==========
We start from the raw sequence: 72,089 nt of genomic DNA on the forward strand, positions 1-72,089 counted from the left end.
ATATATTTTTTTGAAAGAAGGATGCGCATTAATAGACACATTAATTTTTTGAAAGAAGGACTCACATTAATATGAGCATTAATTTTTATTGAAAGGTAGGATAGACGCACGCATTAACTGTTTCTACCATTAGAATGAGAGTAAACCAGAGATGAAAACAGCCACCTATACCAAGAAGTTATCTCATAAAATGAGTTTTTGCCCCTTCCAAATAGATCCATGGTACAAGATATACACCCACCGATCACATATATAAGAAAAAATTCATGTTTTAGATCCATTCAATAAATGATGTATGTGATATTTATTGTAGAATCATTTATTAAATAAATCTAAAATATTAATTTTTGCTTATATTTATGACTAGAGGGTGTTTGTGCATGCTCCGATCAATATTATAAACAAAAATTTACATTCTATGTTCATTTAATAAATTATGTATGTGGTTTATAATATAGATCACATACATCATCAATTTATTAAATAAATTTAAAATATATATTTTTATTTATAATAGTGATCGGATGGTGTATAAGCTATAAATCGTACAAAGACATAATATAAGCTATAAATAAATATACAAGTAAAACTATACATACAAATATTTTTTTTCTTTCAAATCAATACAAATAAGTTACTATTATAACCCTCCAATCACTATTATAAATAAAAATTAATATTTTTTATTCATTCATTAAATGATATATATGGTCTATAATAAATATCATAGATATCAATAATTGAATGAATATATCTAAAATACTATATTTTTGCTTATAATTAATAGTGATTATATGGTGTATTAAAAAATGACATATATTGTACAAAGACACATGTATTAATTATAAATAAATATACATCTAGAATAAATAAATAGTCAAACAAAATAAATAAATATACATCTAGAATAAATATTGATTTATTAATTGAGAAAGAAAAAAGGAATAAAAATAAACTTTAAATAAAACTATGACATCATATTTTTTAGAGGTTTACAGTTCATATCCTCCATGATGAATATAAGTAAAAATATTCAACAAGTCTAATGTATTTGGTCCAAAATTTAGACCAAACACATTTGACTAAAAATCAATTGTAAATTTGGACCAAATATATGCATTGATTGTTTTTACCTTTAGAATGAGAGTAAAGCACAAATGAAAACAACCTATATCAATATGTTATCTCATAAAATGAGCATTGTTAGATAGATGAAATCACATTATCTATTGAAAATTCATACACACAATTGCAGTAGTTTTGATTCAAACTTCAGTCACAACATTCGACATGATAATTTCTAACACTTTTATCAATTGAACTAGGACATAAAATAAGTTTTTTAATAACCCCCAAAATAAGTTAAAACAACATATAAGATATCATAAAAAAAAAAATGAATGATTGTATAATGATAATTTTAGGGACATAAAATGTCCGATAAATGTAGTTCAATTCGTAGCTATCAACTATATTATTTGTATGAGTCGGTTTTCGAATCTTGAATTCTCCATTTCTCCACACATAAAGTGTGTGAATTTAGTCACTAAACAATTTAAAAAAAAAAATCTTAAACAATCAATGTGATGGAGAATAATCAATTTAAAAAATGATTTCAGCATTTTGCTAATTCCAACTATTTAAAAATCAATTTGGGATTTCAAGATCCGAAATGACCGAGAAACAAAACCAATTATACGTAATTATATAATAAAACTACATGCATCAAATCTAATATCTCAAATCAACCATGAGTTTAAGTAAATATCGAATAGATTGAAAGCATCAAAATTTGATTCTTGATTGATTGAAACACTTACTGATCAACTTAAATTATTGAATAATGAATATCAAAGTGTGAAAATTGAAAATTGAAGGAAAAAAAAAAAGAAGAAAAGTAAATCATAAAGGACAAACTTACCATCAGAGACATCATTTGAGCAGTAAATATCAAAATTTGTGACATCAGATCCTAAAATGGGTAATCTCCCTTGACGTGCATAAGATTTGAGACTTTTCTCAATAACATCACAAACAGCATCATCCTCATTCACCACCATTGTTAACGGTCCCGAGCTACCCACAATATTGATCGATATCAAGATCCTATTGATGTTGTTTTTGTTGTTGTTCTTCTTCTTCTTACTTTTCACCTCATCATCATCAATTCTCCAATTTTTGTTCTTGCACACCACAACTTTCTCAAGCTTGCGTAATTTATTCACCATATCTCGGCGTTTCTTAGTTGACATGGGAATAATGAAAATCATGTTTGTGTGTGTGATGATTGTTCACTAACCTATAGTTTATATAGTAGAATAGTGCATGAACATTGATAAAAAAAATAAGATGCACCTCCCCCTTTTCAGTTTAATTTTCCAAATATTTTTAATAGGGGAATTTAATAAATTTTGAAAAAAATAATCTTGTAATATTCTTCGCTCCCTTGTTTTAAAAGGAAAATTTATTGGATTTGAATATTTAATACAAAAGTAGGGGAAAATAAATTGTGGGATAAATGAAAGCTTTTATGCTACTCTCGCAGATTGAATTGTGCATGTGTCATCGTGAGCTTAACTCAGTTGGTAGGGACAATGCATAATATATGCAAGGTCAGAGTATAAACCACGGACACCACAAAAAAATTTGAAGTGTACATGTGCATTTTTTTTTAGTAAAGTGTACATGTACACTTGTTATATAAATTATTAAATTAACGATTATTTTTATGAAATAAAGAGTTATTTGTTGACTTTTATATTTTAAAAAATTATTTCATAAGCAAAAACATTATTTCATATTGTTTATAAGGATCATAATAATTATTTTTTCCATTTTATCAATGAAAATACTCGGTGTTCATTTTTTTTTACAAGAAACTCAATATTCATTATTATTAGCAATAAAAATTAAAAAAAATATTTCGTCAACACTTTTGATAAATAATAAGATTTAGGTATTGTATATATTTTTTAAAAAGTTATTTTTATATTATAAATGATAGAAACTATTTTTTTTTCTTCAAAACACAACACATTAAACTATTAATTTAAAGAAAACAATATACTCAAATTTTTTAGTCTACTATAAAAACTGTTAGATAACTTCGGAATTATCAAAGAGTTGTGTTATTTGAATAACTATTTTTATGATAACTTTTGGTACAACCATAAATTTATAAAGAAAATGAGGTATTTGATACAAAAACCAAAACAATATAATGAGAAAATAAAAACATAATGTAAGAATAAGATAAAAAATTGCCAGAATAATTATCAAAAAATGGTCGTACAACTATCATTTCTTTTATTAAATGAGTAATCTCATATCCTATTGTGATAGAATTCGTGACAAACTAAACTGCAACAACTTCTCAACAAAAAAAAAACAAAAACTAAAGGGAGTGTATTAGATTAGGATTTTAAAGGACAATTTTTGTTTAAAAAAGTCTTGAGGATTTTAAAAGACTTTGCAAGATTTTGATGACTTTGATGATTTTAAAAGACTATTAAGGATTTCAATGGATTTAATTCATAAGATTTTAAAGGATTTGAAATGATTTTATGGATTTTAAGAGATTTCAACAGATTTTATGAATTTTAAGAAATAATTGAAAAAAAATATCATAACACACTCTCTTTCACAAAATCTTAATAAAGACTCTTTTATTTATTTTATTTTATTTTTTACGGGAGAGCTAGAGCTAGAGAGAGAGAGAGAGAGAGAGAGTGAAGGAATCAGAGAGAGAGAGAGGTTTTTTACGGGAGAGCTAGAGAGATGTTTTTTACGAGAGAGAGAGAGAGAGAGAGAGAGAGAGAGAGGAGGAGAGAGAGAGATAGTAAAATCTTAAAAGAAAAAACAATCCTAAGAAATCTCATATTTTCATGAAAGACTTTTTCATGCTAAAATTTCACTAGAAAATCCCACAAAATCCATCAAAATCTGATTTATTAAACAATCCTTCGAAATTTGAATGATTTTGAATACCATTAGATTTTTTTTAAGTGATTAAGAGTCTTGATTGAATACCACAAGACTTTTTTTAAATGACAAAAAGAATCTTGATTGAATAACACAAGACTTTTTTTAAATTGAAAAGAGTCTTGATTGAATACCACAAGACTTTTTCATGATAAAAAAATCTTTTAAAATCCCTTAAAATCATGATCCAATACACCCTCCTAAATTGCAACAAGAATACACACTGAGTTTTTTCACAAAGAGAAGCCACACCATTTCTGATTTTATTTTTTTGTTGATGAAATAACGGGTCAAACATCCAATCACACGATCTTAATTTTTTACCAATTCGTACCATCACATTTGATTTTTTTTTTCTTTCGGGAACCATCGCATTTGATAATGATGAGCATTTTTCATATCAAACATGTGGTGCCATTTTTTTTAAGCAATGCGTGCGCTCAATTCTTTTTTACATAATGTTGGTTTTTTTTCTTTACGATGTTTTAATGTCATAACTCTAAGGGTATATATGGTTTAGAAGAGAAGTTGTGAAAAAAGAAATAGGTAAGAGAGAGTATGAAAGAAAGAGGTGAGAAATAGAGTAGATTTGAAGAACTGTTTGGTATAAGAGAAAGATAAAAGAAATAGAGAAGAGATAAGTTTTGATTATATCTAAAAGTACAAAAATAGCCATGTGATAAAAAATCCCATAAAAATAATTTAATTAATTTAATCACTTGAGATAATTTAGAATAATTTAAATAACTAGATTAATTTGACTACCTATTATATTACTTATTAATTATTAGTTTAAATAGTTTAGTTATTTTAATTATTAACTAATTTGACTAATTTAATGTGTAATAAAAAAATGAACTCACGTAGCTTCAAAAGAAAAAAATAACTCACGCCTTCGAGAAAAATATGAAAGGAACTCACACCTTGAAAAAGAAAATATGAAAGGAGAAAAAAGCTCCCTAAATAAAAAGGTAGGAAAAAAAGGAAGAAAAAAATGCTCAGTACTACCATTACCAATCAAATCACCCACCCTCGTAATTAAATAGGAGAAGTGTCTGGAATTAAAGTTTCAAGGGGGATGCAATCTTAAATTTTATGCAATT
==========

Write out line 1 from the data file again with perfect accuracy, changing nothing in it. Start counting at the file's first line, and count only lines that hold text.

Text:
We start from the raw sequence: 72,089 nt of genomic DNA on the forward strand, positions 1-72,089 counted from the left end.